Iliad Book 3 Summary and Analysis


Book 3 Summary and Analysis

New Characters
Alexandros (Paris): abductor of Helen and cause of the war; basically a coward

Aphrodite: Goddess of Love and mother of Aneas

Helen: wife of Menelaos and mistress of Paris

Priam: father of Paris and King of Troy

Idaios: herald who urges Priam to make a truce with Agamemnon

Antenor: accompanies Priam to make truce with Agamemnon

The Trojans and Achaians approach each other to do battle. As they prepare to fight, Alexandros (Paris) challenges the best of the Achaians to a duel. However, when Menelaos agrees to fight, Paris cowardly shrinks back into the ranks. Hektor derides Paris for causing the war and then having no courage to fight. Paris is so shamed by his brother’s remarks that he agrees to duel with Menelaos for Helen and all of her goods, leaving the rest of the armies out of it.

The armies are overjoyed with this plan, and quickly lay down their armor and prepare to make a truce. Idaios the herald is sent to summon King Priam, who rides down in his chariot with Antenor to meet Agamemnon and Odysseus. Together they swear that the winner of the fight will keep Helen and all her goods. When the conditions have been met, the Achaians will return to their home. However, if Menelaos wins and Priam refuses to pay, the Achaians will fight the war to its end. Two lambs are sacrificed and everyone prays to Zeus, cursing any who offend the oath.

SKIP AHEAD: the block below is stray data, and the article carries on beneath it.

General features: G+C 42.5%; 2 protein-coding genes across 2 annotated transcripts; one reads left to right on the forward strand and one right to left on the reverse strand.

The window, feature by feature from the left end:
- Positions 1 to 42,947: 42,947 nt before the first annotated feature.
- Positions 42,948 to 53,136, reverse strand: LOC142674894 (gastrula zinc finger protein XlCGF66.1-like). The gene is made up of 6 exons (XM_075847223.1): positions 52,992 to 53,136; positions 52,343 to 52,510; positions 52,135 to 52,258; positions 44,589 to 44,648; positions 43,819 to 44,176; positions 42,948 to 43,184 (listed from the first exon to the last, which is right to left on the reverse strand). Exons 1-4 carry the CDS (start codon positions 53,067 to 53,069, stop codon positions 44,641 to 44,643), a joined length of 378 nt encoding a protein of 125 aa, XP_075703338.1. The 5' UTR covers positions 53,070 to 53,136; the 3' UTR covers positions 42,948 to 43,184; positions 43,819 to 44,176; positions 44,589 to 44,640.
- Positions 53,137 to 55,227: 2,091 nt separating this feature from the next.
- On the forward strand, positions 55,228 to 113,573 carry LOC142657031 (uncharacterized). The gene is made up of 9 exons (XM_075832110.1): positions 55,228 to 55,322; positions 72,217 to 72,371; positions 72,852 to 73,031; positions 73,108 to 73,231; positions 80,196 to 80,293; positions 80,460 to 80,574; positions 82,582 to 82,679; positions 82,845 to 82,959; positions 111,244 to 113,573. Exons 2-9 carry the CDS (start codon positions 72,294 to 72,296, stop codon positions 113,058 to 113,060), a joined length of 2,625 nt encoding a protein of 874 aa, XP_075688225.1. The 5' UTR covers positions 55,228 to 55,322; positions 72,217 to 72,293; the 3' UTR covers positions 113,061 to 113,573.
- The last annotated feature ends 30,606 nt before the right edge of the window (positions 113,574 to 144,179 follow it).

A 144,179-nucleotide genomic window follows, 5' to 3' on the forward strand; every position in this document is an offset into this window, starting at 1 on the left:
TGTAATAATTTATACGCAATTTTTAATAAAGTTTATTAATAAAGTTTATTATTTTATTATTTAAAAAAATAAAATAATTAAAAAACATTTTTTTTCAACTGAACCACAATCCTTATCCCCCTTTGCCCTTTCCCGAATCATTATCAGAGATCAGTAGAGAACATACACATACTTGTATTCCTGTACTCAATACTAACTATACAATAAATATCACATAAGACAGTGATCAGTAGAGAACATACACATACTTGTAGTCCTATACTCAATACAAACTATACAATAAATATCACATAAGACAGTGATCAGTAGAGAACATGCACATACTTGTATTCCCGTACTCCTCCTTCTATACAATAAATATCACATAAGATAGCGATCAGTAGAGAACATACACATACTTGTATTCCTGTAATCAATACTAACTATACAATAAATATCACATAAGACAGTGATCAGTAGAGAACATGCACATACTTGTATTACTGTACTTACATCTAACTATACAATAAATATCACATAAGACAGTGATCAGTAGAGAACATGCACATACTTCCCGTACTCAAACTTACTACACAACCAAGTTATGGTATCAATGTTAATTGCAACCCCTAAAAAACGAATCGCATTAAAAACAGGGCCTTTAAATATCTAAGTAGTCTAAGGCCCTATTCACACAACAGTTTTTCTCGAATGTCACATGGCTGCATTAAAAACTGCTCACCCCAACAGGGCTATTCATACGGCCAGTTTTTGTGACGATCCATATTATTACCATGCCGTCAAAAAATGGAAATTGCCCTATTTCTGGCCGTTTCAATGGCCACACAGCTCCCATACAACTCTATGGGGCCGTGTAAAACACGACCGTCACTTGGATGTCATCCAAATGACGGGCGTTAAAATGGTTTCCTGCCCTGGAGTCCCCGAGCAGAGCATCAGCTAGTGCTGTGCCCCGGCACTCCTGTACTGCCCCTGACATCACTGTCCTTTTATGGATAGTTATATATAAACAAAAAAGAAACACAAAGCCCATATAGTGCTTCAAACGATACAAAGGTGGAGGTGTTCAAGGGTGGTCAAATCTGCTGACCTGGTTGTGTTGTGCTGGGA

Hektor and Odysseus then measure out the dueling ground in a large open space between the two armies. Lots are shaken, and Paris draws the honor of throwing the first spear. Soon after the fighting begins, it becomes apparent that Menelaos is the better warrior. After inflicting a small wound, he knocks Paris to the ground and drags him triumphantly by the plume of his helmet to the Achaian onlookers. However, before he reaches his companions, Aphrodite wraps Paris in a thick mist and spirits him away from the battlefield. She deposits him in his bedroom and calls Helen to him.

Agamemnon declares Menelaos the victor of the duel, because he had been winning before Paris disappeared. He calls for the Trojans to give Helen and her...

(The entire section is 920 words.)